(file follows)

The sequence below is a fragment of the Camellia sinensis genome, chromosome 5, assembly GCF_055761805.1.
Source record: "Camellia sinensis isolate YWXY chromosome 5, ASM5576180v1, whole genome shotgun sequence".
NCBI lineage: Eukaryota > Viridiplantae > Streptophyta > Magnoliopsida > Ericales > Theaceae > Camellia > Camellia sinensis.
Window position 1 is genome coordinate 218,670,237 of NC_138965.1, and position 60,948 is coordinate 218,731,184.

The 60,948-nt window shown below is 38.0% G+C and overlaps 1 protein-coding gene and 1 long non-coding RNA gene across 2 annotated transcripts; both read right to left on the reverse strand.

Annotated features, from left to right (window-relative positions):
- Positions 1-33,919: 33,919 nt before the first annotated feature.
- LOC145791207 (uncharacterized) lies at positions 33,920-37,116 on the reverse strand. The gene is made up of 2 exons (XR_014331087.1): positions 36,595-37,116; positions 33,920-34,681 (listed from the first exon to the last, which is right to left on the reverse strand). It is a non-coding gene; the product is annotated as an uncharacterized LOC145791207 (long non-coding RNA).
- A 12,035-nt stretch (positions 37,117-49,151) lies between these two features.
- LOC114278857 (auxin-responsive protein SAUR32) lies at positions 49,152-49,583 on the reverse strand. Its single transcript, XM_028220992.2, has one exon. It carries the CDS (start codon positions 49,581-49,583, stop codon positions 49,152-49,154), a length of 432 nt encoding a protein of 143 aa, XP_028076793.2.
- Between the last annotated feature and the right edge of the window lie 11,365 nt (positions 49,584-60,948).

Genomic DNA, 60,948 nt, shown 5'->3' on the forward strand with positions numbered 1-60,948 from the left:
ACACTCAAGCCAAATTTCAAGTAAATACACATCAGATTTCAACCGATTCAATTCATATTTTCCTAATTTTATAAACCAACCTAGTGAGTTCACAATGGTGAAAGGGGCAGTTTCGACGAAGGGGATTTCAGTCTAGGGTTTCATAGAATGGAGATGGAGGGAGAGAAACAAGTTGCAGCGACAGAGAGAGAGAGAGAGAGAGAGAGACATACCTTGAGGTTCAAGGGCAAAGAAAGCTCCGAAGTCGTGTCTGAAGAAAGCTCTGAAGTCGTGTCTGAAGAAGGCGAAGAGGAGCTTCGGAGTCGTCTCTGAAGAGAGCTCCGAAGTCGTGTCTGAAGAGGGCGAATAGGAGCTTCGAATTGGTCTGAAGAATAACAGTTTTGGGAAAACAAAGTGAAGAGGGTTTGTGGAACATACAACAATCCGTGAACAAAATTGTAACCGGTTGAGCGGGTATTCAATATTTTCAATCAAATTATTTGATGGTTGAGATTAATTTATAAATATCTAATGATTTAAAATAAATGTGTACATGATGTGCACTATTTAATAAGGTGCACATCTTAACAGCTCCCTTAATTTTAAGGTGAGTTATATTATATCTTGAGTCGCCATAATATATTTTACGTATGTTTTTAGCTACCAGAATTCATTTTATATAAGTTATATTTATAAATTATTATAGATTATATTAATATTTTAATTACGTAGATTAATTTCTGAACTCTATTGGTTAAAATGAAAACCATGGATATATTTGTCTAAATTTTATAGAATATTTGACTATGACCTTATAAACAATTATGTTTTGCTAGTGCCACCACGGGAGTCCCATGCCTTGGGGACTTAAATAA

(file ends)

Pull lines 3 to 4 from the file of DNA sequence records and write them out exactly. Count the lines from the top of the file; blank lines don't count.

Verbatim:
NCBI lineage: Eukaryota > Viridiplantae > Streptophyta > Magnoliopsida > Ericales > Theaceae > Camellia > Camellia sinensis.
Window position 1 is genome coordinate 218,670,237 of NC_138965.1, and position 60,948 is coordinate 218,731,184.